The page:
The DNS blocking part has already been removed.
    Last edited: Jan 17, 2012
  9. Char. Limit

    Char. Limit 1,937
    Gold Member

    Well, I know one person who's against the blackout of sites like Wikipedia and Google: Rupert Murdoch.;topStories
  10. Ryan_m_b

    Staff: Mentor

    As I understand it the site may not get a chance to appeal this until after it has been blocked. This worries me in case a disgruntled banned crackpot arranges to have a bunch of copyrighted material posted/linked on PF before reporting us.
  11. Kudos to Wikipedia for taking a stand again this travesty known as SOPA. It seems that support for SOPA has recently taken a dive as more and more people begin to understand what it really is. The fact that it got as far as it did proves how gullible people can be. I predict other versions of this will appear soon enough though...
  12. Ryan_m_b

    Staff: Mentor

    Soon? It's already here in the form of PIPA. Depressingly I expect such attacks on internet freedom will continue until the huge industries that push for it either collapse, adapt for the 21st century or some combination of both.
  13. Char. Limit

    Char. Limit 1,937
    Gold Member

    Or until they eventually succeed.
  14. Ryan_m_b

    Staff: Mentor

    Yup. That's nearly too disturbing to contemplate.
  15. Evo

    Staff: Mentor

  16. It is disturbing to contemplate, imho. But I think that there are just too many people with computers, and too many organizations/companies/universities with very large server bases that oppose the proposed legistlation ... so that even if it passes, and massively visited sites are subsequently 'closed', there will be workarounds available to the masses in relatively short order.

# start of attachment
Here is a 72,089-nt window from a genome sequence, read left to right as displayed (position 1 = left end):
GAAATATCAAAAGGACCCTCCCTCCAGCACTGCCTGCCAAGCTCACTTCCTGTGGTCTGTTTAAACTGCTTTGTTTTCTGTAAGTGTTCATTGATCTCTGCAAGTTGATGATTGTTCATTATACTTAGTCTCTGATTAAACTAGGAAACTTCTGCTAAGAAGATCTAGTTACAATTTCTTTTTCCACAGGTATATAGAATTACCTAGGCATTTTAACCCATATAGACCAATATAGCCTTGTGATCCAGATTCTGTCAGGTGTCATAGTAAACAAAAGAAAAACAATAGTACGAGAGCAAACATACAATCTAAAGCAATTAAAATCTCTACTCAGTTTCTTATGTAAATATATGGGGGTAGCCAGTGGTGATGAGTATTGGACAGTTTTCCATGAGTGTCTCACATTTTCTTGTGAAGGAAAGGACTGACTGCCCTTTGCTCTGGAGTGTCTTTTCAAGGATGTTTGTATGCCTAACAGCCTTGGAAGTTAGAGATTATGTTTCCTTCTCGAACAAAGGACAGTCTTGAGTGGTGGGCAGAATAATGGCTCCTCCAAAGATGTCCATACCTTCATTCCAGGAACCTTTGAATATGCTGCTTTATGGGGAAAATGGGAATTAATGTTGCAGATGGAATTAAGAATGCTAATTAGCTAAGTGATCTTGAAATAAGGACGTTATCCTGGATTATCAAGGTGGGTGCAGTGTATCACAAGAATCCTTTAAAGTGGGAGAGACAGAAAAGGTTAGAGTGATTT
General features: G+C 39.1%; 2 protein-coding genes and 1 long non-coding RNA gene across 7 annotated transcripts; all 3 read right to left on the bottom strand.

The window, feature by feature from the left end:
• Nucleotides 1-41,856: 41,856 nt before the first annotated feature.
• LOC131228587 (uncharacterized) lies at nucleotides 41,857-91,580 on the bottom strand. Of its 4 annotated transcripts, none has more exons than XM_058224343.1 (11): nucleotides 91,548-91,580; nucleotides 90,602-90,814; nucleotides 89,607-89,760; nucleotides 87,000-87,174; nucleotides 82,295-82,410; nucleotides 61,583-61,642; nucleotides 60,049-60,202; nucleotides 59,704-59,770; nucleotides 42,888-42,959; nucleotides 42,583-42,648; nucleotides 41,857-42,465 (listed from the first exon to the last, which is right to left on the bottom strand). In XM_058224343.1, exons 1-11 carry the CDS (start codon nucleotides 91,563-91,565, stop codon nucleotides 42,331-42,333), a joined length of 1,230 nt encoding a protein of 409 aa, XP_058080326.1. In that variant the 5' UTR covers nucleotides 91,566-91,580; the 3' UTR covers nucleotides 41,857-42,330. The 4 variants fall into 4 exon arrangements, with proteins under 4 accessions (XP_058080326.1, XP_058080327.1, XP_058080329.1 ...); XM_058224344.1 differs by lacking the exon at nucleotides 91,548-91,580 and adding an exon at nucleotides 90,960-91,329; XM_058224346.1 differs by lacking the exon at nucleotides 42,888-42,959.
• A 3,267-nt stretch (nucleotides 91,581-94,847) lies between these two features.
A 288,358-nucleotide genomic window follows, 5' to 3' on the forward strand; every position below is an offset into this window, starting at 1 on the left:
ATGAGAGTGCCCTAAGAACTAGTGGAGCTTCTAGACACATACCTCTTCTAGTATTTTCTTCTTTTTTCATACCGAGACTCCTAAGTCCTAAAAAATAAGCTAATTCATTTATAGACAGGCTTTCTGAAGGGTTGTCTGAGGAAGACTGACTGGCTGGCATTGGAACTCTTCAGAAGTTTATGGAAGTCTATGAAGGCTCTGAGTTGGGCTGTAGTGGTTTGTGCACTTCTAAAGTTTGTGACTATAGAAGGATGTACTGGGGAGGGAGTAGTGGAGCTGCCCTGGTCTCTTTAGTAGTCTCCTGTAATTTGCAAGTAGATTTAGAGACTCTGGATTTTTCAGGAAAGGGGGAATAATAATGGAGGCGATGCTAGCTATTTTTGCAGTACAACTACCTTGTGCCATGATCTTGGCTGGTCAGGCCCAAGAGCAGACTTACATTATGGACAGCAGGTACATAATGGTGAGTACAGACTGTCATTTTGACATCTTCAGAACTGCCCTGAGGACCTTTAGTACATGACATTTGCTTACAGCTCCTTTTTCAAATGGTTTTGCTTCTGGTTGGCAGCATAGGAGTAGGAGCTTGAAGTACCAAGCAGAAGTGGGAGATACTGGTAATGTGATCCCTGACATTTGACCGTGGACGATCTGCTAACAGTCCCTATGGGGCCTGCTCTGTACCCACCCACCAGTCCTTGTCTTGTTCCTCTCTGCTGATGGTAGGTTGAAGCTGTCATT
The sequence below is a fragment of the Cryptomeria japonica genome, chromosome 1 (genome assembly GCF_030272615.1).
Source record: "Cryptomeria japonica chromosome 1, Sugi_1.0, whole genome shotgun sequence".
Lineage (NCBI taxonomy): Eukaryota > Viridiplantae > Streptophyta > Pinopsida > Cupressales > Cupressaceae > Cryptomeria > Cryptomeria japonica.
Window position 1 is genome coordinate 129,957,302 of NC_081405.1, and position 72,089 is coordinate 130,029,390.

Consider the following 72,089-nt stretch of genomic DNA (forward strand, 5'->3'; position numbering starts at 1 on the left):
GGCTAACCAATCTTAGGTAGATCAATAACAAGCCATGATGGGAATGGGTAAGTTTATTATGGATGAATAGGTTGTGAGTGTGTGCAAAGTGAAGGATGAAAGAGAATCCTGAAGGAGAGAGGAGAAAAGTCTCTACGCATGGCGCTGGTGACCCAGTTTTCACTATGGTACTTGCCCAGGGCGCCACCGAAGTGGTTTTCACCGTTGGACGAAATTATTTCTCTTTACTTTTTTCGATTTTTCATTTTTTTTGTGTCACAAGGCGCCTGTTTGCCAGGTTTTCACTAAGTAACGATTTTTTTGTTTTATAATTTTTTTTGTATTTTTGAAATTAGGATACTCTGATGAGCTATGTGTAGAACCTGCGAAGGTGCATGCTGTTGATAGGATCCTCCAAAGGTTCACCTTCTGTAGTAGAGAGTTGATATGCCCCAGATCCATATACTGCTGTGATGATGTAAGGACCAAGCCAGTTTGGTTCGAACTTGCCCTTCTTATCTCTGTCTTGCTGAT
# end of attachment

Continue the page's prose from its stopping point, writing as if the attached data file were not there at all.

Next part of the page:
How important are the satellite links and who controls those? I have no idea.

    Anyway, I think I understand where Wiki is coming from, and support their action (which I presume is intended to raise public consciousness of the issue).
  17. AlephZero

    AlephZero 7,244
    Science Advisor
    Homework Helper

    I see the fundamental issue as quite straightforward.

    1. The internet should be regulated somehow.
    2. The USA should not have, or claim to have, unilateral authority to regulate anything world-wide. Period. That is completely non-negotiable IMO. Of course I don't expect every US citizen to agree with that position.
  18. Ryan_m_b

    Staff: Mentor

    Unless of course these big institutions face financial penalties in the US, if a university faced serious fines for students uploading copyrighted material they'd too their best to stop it. It's trickle-down authoritarianism.
    I agree. a silver lining however is that if anything like this did happen in the US is that there would be other areas of the world that would flourish and consequently become havens for internet freedom (hopefully).
  19. Evo

    Staff: Mentor

    The law is to stop piracy, in other words *theft*, something that we do not condone here, as per our guidelines.
  20. Just to clarify: This law is to stop copyright infringement, which in NOT theft. For a theft to occur the rightful owner of the item/content/thing must be denied the item/content/thing. If the owner has exactly what they started with, no theft occurred. Making an exact copy of something does not deny the rightful owner the original...

    I very much understand the spirit of the use of the word "theft" in this context though.
  21. Ryan_m_b

    Staff: Mentor

    True but it isn't just a question of theft. If I uploaded a home video of a birthday party that happened to have music in the background (copyrighted) that would be classed as theft under this law leading to the website shut down (even if temporarily) and me (were I a US citizen) potentially facing a prison sentence.

    This is on the understanding that I understand the implications of SOPA correctly.